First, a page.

In the discussion of this proposal, Mr.  Frankel called attention to the Public Administrative Clearing House being set up in Chicago.  Louis Brownlow will be the director of this bureau.  Its primary aim is to serve as an impartial clearing house for governmental agencies.  It will not do research work or furnish experts.  It is sponsored by the Social Science Research Council and had a budget of $500,000 for 10 years.

Mr.  Bane outlined the following projects as suitable for the Public Welfare Association:

  1. Public Welfare Administration
  2. Statistics
  3. Personnel
  4. Transportation and Settlement Laws

The chairman thought that public outdoor relief was broader than settlement laws and thought that the Association should concern itself with public outdoor relief.  Attention was called to other national agencies concerned with various aspects of the problem, such as the Mothers’ Aid Group.  It was suggested that the Association should request a joint dinner meeting with the Mothers’ Aid Group on Tuesday, June 17, at the National Conference.

Mr.  Frankel asked whether the Children’s Bureau had published material showing the organization of State Welfare Departments.  Attention was called to the material being collected b Professor Odum in connection with the Commission on Social Trends.  Mr.  Bane thought Professor Odum could probably detail a person to get this material together.  Mr.  Cornish asked whether the Children’s Bureau could furnish a summary of their welfare study by the time of the National Conference.  Miss Lenroot replied that a mimeographed statement might be prepared, but that the field work of the study was not yet completed.

Mr.  Wilson asked what the function of a paid secretary of the Association would be.  It was suggested that this person would go into the field and do educational work.  The difficulty of financing on a membership basis was pointed out.  Mr. Moffett has summarized budgets of a number of national agencies.  Only a small amount is raised from membership.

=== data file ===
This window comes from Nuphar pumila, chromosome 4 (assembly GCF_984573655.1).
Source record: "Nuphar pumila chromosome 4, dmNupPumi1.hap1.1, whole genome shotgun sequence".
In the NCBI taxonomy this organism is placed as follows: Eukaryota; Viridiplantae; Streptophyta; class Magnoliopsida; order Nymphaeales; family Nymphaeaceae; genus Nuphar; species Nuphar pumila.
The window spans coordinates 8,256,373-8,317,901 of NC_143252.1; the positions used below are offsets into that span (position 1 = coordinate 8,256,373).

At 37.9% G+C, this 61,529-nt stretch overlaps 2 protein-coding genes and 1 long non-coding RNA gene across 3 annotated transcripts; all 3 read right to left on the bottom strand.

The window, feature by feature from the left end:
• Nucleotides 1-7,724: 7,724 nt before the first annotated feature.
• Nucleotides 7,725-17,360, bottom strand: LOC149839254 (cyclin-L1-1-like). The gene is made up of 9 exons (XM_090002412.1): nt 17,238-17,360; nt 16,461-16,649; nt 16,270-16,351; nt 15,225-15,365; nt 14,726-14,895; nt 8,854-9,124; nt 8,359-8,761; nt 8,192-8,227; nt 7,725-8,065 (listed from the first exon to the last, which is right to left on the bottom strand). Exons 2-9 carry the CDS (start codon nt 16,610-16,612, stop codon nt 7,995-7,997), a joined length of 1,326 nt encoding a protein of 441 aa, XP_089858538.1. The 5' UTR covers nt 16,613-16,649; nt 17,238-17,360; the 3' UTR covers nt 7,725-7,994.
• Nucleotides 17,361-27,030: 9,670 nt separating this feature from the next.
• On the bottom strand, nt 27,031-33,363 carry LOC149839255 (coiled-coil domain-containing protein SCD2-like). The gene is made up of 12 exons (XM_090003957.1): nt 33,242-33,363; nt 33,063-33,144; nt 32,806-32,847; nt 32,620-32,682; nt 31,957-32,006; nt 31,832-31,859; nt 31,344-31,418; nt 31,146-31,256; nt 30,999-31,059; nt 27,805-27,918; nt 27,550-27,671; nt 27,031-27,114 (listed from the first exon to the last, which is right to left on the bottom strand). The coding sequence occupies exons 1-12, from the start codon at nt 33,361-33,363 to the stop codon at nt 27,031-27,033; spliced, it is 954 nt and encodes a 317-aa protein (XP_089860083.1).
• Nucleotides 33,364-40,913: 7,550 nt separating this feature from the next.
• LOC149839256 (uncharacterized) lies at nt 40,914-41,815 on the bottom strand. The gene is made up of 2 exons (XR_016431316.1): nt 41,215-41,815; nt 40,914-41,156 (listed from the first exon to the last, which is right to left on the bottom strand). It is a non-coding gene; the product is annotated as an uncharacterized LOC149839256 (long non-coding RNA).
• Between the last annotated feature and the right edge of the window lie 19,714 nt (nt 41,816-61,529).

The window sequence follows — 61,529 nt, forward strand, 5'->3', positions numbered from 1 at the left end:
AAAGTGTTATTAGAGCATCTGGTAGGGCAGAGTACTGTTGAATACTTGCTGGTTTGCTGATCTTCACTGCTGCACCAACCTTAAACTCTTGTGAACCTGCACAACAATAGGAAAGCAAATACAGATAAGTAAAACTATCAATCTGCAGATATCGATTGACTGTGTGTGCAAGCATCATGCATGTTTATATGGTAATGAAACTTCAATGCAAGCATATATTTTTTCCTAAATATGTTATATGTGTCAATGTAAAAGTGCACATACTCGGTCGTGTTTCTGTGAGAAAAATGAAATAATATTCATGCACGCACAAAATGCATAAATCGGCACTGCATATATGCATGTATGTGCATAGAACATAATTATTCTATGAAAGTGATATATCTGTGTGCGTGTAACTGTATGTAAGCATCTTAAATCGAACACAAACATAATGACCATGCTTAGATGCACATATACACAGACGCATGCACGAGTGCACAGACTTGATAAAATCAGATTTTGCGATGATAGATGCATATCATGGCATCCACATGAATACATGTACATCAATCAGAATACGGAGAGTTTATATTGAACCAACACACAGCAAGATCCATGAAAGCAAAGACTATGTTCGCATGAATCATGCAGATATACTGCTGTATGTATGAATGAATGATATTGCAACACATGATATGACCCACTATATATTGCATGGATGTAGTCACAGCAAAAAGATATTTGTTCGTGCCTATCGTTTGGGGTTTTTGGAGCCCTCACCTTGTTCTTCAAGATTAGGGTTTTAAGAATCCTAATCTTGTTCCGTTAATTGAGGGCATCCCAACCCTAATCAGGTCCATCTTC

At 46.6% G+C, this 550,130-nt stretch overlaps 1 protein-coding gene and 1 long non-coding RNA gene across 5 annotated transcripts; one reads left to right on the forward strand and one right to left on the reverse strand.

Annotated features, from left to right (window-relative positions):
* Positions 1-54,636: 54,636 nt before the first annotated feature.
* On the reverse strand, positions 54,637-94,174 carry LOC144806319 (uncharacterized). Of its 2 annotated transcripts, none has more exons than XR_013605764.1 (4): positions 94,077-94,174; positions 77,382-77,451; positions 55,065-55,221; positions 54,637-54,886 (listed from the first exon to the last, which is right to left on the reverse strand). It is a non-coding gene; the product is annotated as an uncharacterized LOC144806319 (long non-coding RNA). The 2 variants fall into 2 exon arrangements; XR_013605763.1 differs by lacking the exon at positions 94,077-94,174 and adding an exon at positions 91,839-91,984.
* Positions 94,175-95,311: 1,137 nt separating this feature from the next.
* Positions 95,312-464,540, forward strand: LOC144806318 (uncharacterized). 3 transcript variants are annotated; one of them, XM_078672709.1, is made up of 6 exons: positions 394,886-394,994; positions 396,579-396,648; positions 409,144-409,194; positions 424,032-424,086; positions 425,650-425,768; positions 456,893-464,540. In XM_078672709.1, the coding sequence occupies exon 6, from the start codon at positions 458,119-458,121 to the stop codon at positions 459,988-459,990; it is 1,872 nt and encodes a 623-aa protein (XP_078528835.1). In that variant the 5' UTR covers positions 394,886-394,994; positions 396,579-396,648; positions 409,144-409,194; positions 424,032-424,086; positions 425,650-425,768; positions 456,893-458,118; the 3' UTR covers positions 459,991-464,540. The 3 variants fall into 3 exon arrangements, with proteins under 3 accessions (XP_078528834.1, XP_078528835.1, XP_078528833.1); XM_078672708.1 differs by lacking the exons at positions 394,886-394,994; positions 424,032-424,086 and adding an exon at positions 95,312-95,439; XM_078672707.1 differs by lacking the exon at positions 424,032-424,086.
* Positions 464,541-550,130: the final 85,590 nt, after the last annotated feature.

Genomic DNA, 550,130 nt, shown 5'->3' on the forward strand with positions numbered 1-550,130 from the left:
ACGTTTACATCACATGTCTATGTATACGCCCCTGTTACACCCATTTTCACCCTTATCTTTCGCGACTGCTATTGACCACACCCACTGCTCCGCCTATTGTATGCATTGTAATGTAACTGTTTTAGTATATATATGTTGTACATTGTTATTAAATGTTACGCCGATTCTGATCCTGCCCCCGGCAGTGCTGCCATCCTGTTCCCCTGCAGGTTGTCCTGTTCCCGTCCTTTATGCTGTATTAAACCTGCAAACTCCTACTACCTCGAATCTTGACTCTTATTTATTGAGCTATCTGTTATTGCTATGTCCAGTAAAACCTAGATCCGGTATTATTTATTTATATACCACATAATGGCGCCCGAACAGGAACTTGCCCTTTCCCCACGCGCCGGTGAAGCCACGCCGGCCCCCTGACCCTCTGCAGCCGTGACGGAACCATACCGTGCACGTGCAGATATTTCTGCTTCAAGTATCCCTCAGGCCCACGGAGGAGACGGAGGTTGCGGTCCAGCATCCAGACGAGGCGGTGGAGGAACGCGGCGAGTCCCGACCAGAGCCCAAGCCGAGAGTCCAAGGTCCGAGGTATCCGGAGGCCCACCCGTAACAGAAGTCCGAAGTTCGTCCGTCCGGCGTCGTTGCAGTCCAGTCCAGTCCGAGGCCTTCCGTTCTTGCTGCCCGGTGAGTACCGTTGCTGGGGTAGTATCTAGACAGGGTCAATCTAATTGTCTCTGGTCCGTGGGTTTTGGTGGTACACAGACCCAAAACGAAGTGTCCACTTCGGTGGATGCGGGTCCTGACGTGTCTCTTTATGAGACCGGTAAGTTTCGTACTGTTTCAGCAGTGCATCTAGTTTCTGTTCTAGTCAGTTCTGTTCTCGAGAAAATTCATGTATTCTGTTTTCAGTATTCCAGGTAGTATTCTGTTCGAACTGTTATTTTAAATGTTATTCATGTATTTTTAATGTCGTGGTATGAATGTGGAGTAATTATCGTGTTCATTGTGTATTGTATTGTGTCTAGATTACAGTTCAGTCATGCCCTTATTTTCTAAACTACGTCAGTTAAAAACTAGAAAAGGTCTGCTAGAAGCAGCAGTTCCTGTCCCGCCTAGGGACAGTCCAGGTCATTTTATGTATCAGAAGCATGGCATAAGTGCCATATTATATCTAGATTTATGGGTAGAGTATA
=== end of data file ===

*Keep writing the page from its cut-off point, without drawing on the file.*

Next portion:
Mr.  Wilson stated that the question of how social workers should be organized is an interesting question.  There is over-lapping interest in the different groups.  Should a federation form of organization be adopted, such as that of the American Association for the advancement of Science?

Ir was suggested by Mr.  Cornish that the Association might conduct a central clearing house and that the State departments could pay for detailed services rendered.  The question of a Federal Department of Welfare was raised, and it was stated that this question must some time be faced.  Foundations are usually willing to give only for limited periods.  It was agreed that the work of the Association might strengthen the arguments for a Federal Department.

Mr.  Bane again outlined the functions of a public welfare association, assuming that it was a growing organization, as follows:

  1. Study of Public Welfare Organizations and Practices.
  2. Development of Approved Standards of Public Welfare Administration, including consultation service.
  3. Development of Standard Statistical Procedures in the general field of public welfare.
  4. Development of Standard Settlement Laws and Procedures

There was a discussion of the question of standard statistical procedures.  References was made to the standard schedule for reporting mental diseases developed by the National Committee for Mental Hygiene and to the relief statistics being collected by the Children’s Bureau and the Russell Sage Foundation.